The most magnetic Bernard was the menacing one, and Jones conveyed the character with convincing details: He lowered his voice and flattened his affect; he thrust his fists into his pants pockets while stalking the stage; he folded a gum wrapper methodically while sprawled territorially across an armchair. His eyes smoldered with resentment.
As Salter, Richard Davidson also had to play multiple characters even though he technically had just one role. The father is an entirely different person to each of the sons: beloved by one, despised by another and unknown to a third. Davidson manifested the distinct dads in his mannerisms. With the adored son, he kept close physical proximity, speaking to Bernard intimately while making direct eye contact, even when Salter was unraveling an uncomfortable lie. For the angry son, Davidson's body language was standoffish: eyes cast aside, arms defiantly crossed. Although details of his behavior changed, Davidson also maintained consistent threads to Salter's character: how this king of rationalization uses flattery and deception to justify his actions to himself and his sons.
Churchill's writing is clipped and staccato, consisting largely of interrupted thoughts and incomplete sentences. On one level this is naturalistic -- none of us actually speaks in the flowing iambs of a Shakespearean soliloquy. But it means the audience must work to fill in the blanks, and the dialogue between Jones and Davidson passed at a consistently snappy pace that sometimes made it hard to process the content. It also meant the play was over in just an hour. Director Peter Hackett might have varied the pacing at certain points, and a few breathing spaces would have helped.
Hackett's decision to present A Number in the round, with the audience seated on all four sides, also created some challenges. The bare-bones living room, where all the action took place, was set on a square of pale hardwood floor laid over the black stage. Two armchairs were placed at opposite corners, each flanked by a small side table.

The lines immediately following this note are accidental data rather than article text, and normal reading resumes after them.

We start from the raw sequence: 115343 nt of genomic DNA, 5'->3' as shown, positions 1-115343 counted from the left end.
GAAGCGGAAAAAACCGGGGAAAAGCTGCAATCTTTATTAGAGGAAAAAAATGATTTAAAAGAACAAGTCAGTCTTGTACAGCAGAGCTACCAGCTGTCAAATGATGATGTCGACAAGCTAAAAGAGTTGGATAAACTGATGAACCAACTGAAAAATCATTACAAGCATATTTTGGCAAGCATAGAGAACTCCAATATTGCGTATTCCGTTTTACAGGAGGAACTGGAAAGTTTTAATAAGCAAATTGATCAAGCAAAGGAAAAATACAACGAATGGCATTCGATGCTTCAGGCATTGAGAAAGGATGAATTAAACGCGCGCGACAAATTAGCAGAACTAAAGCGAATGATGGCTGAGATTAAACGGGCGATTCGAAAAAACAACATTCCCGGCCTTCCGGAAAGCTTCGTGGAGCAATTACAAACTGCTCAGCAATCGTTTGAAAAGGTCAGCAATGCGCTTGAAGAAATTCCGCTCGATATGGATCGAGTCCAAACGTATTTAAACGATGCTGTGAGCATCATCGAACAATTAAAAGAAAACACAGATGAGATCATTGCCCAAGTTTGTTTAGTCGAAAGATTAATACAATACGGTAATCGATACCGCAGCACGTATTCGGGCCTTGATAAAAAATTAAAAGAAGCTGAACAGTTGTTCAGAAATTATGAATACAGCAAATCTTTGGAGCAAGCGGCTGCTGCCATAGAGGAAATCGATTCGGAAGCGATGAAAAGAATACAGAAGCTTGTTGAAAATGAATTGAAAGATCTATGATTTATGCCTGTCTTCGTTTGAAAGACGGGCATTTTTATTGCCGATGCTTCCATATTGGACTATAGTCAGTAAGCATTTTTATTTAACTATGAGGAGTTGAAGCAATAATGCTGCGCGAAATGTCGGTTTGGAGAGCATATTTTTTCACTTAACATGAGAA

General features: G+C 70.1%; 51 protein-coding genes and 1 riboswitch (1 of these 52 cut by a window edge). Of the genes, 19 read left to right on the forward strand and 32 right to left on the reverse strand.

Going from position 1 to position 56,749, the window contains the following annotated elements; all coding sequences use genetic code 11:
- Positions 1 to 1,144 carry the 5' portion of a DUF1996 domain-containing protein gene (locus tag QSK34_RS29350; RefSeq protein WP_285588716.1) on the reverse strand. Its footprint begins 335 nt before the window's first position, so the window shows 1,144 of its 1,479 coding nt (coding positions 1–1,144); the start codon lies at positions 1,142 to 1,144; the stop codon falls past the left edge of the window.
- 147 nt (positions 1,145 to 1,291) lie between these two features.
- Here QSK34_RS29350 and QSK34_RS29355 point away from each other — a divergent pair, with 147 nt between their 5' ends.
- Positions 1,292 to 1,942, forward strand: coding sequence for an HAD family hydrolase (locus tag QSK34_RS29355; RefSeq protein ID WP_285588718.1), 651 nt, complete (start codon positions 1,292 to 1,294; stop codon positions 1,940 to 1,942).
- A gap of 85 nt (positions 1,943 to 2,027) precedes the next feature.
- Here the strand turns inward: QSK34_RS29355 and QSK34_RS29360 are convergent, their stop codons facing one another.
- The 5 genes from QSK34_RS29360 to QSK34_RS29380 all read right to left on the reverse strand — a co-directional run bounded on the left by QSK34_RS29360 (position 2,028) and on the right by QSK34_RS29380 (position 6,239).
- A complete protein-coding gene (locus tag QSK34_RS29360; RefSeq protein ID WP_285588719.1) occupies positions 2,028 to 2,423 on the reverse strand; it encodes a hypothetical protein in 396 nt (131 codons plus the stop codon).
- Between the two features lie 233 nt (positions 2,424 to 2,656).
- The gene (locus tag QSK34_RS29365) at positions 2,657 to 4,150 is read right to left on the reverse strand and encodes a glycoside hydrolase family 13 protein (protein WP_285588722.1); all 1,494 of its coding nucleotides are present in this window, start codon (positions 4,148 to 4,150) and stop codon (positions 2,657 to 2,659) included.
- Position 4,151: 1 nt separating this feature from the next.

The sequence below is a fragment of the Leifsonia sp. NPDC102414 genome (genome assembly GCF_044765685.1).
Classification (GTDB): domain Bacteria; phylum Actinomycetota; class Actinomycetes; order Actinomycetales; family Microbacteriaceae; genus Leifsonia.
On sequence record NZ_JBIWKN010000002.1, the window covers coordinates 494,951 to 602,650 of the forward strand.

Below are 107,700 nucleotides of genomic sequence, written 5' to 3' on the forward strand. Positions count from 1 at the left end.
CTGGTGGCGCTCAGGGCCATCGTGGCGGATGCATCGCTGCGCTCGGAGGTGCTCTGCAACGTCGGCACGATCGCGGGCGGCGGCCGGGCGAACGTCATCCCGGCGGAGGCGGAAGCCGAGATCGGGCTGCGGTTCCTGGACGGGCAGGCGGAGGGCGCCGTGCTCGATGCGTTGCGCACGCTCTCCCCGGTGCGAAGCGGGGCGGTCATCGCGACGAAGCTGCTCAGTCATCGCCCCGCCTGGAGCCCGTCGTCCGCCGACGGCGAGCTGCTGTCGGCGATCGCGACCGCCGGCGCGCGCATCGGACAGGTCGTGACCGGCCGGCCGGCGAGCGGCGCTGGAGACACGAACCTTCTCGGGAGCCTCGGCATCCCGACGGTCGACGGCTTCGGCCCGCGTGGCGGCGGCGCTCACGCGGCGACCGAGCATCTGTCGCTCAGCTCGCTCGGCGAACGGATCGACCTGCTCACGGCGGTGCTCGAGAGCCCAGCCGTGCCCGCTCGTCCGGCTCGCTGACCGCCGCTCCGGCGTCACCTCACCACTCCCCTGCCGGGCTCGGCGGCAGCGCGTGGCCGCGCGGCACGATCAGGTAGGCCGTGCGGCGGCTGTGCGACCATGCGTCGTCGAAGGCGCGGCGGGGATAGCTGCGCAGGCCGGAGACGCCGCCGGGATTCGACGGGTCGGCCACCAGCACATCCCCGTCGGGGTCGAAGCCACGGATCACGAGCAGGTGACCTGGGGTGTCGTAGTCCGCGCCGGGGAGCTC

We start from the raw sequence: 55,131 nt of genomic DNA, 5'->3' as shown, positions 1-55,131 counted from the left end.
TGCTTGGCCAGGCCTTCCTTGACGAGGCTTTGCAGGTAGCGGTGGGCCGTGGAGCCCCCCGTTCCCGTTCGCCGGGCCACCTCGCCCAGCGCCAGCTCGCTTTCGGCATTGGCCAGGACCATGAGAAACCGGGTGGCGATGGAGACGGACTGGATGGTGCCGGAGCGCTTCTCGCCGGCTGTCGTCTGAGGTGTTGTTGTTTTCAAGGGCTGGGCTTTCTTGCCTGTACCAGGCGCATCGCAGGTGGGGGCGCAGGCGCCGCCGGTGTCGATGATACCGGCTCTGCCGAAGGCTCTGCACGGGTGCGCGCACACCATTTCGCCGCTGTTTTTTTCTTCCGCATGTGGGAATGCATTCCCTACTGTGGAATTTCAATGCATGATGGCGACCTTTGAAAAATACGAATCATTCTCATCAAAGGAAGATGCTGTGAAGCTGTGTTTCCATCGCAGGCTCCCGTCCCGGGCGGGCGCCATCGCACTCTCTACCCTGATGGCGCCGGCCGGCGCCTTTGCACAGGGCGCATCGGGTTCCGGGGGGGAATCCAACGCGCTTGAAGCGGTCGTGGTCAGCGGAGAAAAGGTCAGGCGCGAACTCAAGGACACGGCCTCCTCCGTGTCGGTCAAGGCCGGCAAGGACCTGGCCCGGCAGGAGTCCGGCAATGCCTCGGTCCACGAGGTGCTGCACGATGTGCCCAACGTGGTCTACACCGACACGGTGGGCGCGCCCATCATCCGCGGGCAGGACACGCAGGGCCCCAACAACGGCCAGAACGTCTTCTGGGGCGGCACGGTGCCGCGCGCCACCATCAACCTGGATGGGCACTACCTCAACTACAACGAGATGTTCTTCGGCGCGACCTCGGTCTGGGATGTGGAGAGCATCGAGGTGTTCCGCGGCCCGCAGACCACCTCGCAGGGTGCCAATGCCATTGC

Much of the dialogue took place with one actor seated in a chair, and even when both actors were standing, the director had blocked a lot of their movement along the diagonals of the square. This meant that some audience members spent considerable time looking at the back of an actor's head.
Another questionable choice was the lower-middle-class, faux Victorian style of scenic designer Robert F. Wolin's lean set. Because the clones are already adults at the time of the play -- Jones makes the sons twentysomething; Churchill specifies an age range of 35 to 40 -- A Number must be taking place well into the future. While Jetsons-style sets and costumes might distract from the play's central concerns, the choice of a backward-looking art design is curious.
Nonetheless, on balance Churchill's play is well served by Northern Stage's production, and especially by the performances of Jones and Davidson. And despite its short length, A Number leaves you with a long evening of issues to discuss over a post-show latte.
We may not be cloning humans just yet, but Ted Williams' head sits in a cryo-freezer -- to create a Red Sox super-slugger for the 2047 World Series? A Maryland fertility doctor "economized" on artificial insemination supplies and knocked up dozens of patients with his own seed -- Will two half-siblings unknowingly meet and mate? These issues are certainly more intriguing than the old who-to-toss-from-the-lifeboat exercises in an eighth-grade ethics class. Churchill contributes cunningly to the debate.